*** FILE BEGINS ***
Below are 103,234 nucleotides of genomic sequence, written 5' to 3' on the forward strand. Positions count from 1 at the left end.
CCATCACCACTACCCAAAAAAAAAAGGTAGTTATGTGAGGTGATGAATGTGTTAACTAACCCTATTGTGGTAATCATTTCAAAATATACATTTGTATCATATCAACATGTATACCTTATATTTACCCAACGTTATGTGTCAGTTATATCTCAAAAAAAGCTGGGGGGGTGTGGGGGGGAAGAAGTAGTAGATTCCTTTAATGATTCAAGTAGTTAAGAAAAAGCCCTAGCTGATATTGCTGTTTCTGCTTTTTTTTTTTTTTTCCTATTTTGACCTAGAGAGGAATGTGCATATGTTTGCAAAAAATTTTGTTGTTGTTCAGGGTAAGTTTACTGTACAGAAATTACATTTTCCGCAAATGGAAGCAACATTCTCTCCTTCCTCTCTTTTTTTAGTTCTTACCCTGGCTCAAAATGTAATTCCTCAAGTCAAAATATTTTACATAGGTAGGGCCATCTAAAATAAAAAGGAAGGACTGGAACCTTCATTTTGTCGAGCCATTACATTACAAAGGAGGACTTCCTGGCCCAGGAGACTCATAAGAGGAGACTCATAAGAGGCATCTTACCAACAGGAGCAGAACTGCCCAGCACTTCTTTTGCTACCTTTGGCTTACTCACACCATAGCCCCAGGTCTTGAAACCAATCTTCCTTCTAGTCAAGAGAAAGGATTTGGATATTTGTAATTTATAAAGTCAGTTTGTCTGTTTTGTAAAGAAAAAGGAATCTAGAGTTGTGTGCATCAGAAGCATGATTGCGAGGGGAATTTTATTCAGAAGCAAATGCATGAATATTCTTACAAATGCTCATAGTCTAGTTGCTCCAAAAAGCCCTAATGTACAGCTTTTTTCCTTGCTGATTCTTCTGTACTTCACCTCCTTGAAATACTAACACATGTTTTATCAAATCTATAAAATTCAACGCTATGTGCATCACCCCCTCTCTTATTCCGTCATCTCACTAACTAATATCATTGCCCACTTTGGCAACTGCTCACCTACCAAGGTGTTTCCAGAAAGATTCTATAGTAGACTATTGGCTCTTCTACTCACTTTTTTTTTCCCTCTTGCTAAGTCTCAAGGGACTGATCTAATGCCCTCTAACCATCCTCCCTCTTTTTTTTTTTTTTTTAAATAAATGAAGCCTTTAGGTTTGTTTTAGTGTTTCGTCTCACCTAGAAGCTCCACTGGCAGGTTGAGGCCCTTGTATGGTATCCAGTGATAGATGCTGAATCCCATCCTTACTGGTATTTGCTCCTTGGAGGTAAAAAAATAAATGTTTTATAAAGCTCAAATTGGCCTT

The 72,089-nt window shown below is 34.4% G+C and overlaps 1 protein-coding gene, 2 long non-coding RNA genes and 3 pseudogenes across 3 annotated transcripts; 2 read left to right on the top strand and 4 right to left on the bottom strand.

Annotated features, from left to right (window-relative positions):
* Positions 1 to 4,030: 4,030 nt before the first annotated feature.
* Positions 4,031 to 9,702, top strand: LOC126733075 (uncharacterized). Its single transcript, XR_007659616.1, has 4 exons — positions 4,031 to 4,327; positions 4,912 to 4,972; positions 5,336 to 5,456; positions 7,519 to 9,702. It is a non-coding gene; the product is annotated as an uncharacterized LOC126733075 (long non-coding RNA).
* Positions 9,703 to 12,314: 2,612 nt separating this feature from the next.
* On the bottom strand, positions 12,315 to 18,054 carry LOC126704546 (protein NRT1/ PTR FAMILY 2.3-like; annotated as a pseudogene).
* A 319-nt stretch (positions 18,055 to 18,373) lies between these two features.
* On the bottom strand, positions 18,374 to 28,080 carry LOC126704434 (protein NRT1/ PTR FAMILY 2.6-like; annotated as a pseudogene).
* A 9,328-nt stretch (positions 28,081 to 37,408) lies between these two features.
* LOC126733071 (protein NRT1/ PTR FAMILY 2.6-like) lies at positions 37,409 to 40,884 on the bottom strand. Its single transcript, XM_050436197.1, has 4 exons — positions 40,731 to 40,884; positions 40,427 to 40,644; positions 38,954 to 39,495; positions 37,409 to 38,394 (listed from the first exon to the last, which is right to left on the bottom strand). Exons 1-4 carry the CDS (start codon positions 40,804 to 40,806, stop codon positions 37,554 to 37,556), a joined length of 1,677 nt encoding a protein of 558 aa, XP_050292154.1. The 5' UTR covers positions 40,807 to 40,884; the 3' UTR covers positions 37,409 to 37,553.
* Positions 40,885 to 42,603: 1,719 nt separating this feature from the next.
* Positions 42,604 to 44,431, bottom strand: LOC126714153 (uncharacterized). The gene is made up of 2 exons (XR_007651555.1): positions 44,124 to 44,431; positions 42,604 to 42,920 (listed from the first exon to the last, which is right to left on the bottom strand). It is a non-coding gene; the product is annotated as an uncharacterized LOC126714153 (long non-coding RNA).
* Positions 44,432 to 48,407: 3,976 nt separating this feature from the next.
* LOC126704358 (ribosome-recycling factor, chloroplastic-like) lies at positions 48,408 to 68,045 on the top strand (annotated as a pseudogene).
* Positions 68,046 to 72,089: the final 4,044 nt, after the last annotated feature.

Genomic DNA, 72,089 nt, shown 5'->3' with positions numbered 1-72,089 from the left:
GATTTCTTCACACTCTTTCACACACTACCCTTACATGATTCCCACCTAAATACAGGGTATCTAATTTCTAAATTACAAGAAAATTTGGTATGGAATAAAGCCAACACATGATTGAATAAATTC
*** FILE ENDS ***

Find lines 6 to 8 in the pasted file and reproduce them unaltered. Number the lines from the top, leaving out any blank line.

* Positions 4,031 to 9,702, top strand: LOC126733075 (uncharacterized). Its single transcript, XR_007659616.1, has 4 exons — positions 4,031 to 4,327; positions 4,912 to 4,972; positions 5,336 to 5,456; positions 7,519 to 9,702. It is a non-coding gene; the product is annotated as an uncharacterized LOC126733075 (long non-coding RNA).
* Positions 9,703 to 12,314: 2,612 nt separating this feature from the next.
* On the bottom strand, positions 12,315 to 18,054 carry LOC126704546 (protein NRT1/ PTR FAMILY 2.3-like; annotated as a pseudogene).